Women are increasingly working outside of the home while
they're pregnant. After all, there is no such thing as a "free
lunch." But while the effects of work on both the mother and
the unborn child are unclear, maternal work in the third trimester
of pregnancy has been suggested to raise the risks for preterm
delivery, low birth weight, and "pre-eclampsia" - a potentially
fatal condition involving increased blood pressure and abnormal
To determine if working during pregnancy affects blood pressure
and pre-eclampsia risk, the authors of a recent study in the
Journal of Epidemiology and Community Health evaluated
nearly 1,000 expectant mothers in Dublin, Ireland. The women
were divided into three groups based on work status: currently
working; not working; or normally working, but not currently
employed. Blood pressure was measured between the 18th and
24th weeks of pregnancy.
currently working were almost five times more likely to develop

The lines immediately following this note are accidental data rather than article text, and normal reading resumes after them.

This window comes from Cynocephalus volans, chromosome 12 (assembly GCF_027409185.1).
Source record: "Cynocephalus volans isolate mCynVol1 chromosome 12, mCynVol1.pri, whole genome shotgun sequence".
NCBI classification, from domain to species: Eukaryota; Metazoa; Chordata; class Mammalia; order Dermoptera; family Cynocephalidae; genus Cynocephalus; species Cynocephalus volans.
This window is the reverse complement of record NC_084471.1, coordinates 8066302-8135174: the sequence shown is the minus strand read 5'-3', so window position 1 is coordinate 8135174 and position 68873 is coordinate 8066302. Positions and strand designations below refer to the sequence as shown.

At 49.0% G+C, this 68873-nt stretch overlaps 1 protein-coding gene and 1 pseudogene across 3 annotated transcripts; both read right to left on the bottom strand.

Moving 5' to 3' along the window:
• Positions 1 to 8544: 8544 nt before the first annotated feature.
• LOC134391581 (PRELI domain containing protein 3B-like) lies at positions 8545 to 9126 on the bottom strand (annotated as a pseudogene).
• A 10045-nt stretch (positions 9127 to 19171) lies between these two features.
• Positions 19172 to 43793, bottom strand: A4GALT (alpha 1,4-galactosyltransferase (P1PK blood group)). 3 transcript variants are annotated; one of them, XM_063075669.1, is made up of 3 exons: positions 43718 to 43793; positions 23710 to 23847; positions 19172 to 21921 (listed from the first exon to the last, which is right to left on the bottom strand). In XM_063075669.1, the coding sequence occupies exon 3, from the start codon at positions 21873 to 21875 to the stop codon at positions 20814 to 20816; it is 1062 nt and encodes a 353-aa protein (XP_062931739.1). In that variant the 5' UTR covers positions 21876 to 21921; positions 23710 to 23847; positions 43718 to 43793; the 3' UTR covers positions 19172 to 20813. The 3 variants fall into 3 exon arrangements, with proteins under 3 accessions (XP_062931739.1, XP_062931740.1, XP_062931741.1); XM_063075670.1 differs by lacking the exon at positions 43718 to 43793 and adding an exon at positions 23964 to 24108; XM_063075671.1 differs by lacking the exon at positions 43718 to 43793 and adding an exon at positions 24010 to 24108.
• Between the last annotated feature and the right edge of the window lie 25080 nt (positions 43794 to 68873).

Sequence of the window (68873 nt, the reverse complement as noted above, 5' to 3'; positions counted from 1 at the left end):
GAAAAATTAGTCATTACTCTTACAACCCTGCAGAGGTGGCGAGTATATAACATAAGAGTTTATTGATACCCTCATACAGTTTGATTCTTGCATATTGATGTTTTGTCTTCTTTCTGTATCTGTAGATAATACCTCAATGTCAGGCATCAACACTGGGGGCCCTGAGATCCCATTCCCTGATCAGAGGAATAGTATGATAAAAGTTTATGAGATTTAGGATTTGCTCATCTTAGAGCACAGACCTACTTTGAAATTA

pre-eclampsia than nonworking women. Working women also had
higher average daytime blood pressures than nonworking women.
Women who had worked, but were not currently working, were
still approximately three times more likely to suffer from
pre-eclampsia than nonworkers, although their blood pressures
were similar to those of the nonworkers.
If you are currently pregnant or plan to be in the future,
talk to your doctor about ways to avoid pre-eclampsia and
other conditions that can strike during pregnancy. If you
must work while pregnant, try to avoid stressful situations,
long hours, and added responsibilities.
Higgins JR, Walshe JJ, Conroy RM, et al. The relation between
maternal work, ambulatory blood pressure, and pregnancy hypertension.
Journal of Epidemiology and Community Health 2002:56,
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